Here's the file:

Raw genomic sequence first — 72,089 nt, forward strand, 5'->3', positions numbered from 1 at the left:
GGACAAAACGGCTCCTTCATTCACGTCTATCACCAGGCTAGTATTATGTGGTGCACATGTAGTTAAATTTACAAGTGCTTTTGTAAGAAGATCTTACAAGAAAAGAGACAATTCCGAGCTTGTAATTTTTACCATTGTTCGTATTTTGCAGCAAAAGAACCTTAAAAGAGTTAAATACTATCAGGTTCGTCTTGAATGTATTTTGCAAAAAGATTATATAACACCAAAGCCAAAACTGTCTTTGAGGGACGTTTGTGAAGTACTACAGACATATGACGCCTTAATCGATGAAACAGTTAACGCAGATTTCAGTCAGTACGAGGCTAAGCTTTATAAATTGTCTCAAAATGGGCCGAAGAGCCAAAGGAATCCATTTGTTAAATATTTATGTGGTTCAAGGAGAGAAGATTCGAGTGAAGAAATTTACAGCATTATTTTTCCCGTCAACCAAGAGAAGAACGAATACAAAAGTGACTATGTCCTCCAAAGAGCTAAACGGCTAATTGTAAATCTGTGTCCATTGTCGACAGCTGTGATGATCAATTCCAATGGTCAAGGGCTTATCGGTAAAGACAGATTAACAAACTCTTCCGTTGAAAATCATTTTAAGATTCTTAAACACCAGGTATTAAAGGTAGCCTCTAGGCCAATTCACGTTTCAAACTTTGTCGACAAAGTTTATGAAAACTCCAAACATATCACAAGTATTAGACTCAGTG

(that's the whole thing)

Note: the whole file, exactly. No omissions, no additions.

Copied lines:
Raw genomic sequence first — 72,089 nt, forward strand, 5'->3', positions numbered from 1 at the left:
GGACAAAACGGCTCCTTCATTCACGTCTATCACCAGGCTAGTATTATGTGGTGCACATGTAGTTAAATTTACAAGTGCTTTTGTAAGAAGATCTTACAAGAAAAGAGACAATTCCGAGCTTGTAATTTTTACCATTGTTCGTATTTTGCAGCAAAAGAACCTTAAAAGAGTTAAATACTATCAGGTTCGTCTTGAATGTATTTTGCAAAAAGATTATATAACACCAAAGCCAAAACTGTCTTTGAGGGACGTTTGTGAAGTACTACAGACATATGACGCCTTAATCGATGAAACAGTTAACGCAGATTTCAGTCAGTACGAGGCTAAGCTTTATAAATTGTCTCAAAATGGGCCGAAGAGCCAAAGGAATCCATTTGTTAAATATTTATGTGGTTCAAGGAGAGAAGATTCGAGTGAAGAAATTTACAGCATTATTTTTCCCGTCAACCAAGAGAAGAACGAATACAAAAGTGACTATGTCCTCCAAAGAGCTAAACGGCTAATTGTAAATCTGTGTCCATTGTCGACAGCTGTGATGATCAATTCCAATGGTCAAGGGCTTATCGGTAAAGACAGATTAACAAACTCTTCCGTTGAAAATCATTTTAAGATTCTTAAACACCAGGTATTAAAGGTAGCCTCTAGGCCAATTCACGTTTCAAACTTTGTCGACAAAGTTTATGAAAACTCCAAACATATCACAAGTATTAGACTCAGTG